This was a sparkling performance from the diamond-clad veteran, who produced her best tennis since reaching the Australian Open semi-finals last January to win 7-6 (4) 2-6 6-2 and reach the third round.
The dream ending – a record-equalling 24th grand slam singles title in her final tournament – is still a long way away, but this display showed that it might just be a possibility.
Williams revealed in the Vogue essay announcing her “evolution” away from tennis that Woods had given her advice on whether to have one final crack.
She said of the golfing great on Wednesday: “He’s one of the reasons I’m here, one of the main reasons I’m still playing. We talked a lot. He was really trying to get me motivated.
“There’s a few people, but we were like, ‘OK, we can do this together’. It was good, because I didn’t know what I wanted to do. I was just lost, so many questions. When you can rely on someone like that – I mean, my goodness, he’s Tiger Woods – it was really helpful to get clarity.”
Coming back to the sport is certainly looking a wise move now, and Williams, who next faces Australia’s Ajla Tomljanovic, clearly believes she has more to offer.
“It’s no rush here,” she said. “I’m loving this crowd. There’s still a little left in me. We’ll see. I’m a pretty good player, this is what I do best. I love a challenge and I’m rising to the challenge.
“I haven’t played many matches, but I’ve been practising really well. The last couple of matches it’s come together. After I lost the second set I thought, ‘I’ve got to give my best effort because this could be it’.
“I’m just looking at it as a bonus. I don’t have anything to lose. I’ve had an X on my back since 1999. I really enjoy just coming out and enjoying it.”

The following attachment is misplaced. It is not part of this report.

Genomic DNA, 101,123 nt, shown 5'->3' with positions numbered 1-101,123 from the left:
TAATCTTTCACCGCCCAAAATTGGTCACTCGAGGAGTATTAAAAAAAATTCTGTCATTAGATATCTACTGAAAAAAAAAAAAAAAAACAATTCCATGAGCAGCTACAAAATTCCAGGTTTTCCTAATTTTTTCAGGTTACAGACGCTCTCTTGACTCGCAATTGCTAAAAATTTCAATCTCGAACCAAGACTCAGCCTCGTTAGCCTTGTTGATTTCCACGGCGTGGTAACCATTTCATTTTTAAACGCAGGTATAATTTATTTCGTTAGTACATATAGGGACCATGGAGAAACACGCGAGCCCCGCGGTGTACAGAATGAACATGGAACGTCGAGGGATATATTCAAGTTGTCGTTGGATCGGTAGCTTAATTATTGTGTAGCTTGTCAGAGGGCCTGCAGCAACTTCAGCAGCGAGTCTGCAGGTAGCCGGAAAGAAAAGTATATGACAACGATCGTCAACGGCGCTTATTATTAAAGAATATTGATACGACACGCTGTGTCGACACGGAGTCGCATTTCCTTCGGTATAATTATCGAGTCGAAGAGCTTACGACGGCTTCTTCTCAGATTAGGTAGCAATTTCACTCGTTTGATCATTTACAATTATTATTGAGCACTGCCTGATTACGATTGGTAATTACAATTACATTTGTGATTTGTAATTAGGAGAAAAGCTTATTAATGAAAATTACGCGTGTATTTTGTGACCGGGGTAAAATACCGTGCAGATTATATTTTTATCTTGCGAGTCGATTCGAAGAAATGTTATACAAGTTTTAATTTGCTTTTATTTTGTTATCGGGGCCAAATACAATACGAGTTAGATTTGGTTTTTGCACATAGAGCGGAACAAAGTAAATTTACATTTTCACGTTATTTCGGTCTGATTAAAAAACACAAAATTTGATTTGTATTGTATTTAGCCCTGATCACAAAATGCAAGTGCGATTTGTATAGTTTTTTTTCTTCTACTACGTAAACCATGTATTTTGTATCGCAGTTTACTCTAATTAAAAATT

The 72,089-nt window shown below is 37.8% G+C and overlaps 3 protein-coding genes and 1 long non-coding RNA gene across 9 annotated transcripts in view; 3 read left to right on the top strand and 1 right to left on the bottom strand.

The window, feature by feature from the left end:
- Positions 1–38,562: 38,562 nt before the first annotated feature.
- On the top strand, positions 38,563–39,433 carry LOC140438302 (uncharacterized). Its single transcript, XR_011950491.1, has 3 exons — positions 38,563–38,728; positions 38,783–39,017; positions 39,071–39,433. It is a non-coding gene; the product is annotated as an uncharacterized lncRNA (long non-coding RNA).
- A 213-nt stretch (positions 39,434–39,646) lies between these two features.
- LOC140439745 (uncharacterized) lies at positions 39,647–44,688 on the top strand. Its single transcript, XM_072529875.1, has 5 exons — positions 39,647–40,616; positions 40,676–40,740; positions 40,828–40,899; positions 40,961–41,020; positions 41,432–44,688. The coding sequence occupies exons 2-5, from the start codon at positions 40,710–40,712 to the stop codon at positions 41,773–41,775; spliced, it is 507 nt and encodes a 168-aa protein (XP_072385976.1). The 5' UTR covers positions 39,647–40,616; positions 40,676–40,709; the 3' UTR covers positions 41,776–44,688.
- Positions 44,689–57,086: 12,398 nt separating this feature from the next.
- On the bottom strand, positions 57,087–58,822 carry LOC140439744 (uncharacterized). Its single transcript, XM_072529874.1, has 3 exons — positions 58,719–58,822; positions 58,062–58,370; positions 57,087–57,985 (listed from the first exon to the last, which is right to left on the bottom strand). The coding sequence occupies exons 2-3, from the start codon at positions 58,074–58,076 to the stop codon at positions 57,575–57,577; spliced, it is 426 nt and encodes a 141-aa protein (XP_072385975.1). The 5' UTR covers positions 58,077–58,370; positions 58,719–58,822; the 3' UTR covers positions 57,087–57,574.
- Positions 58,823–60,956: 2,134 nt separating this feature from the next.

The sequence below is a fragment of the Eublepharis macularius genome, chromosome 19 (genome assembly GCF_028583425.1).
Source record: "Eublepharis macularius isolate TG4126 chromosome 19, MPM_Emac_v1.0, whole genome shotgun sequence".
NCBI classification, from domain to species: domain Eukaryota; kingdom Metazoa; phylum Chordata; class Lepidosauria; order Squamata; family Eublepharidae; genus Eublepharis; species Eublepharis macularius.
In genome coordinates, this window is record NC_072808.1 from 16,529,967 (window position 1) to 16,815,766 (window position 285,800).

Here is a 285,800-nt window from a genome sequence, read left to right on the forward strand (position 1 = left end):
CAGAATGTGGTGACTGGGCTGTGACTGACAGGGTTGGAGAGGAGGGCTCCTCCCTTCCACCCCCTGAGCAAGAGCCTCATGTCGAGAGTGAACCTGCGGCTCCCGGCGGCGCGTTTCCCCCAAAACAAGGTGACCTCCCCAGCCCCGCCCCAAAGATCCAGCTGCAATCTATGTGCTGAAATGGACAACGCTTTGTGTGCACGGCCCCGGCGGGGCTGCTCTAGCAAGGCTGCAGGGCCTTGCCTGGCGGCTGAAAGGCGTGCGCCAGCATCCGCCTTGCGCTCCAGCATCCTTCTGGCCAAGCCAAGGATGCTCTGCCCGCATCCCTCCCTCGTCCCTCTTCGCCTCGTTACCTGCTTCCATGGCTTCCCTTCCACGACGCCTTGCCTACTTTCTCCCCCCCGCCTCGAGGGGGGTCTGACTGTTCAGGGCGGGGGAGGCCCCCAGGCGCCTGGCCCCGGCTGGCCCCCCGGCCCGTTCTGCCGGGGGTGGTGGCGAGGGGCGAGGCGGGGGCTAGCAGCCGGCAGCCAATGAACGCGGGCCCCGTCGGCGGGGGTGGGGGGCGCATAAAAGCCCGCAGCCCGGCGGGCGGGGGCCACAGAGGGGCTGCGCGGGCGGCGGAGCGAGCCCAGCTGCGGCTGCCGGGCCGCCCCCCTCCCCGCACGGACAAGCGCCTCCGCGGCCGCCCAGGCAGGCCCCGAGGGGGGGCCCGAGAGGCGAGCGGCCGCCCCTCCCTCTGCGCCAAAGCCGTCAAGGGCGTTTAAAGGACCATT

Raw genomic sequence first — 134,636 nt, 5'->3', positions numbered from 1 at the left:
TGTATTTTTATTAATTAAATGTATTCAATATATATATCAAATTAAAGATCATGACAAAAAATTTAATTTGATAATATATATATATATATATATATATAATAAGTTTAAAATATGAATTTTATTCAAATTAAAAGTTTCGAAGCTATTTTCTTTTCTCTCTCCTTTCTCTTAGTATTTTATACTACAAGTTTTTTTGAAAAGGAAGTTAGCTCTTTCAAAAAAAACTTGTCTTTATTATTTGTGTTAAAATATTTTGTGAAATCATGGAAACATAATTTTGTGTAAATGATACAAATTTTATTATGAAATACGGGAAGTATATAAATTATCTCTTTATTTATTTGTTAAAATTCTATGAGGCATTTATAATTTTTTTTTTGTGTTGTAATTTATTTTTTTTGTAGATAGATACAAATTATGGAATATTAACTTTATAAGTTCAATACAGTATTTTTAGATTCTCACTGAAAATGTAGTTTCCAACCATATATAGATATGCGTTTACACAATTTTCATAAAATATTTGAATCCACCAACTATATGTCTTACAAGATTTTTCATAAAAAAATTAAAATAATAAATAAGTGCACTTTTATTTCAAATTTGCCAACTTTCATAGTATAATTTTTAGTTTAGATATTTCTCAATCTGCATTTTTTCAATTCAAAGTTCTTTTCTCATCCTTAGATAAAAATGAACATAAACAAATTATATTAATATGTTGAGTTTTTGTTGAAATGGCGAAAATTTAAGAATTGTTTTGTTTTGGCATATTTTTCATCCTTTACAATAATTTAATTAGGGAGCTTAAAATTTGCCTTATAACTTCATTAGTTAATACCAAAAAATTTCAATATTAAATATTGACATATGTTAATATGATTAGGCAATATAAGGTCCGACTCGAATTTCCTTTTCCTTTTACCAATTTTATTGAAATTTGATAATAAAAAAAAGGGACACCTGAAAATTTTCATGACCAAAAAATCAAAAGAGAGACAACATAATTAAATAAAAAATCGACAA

There was not quite the same electricity as there had been on Monday night and a few more empty seats as once again the tournament played a montage declaring Williams the greatest of all time before she walked out on court.
Like Danka Kovinic before her, Kontaveit was left to busy herself on court, the second seed but very much the supporting act on tennis’ biggest stage.
Support from the stands was, of course, virtually entirely for Williams. The crowd may have come more in hope than expectation but it quickly became clear the 40-year-old was here to play.
Williams had moved well against Kovinic and it was the same here, while her strokes showed conviction and her serve, the best in the history of the women’s game, was firing.
Arthur Ashe Stadium erupted when Williams broke serve to lead 5-4 and, although she could not serve out the set, she held her nerve in the tie-break.
The celebration was understated for the job was only half done, and Kontaveit, who, despite her ranking, has struggled since contracting Covid-19 earlier this year, responded well at the start of the second set, upping her aggression and going on to level the match.
That made the early stages of the decider crucial and, to the delight of the crowd, it was Williams who stepped up again, producing her best tennis of the match to move into a 4-1 lead.
And, in a concerning sign for the rest of the field, Williams was ice cool in sight of victory, celebrating in an understated fashion that indicates she feels she has some way to go yet.
And both last year’s finalists have now exited, with Leylah Fernandez beaten 6-3 7-6 (3) by Russia’s Liudmila Samsonova.
American stars Madison Keys and Coco Gauff set up a tasty third-round tie while fifth seed Ons Jabeur claimed a 7-5 6-2 victory over Elizabeth Mandlik, daughter of four-time grand slam singles champion Hana Mandlikova.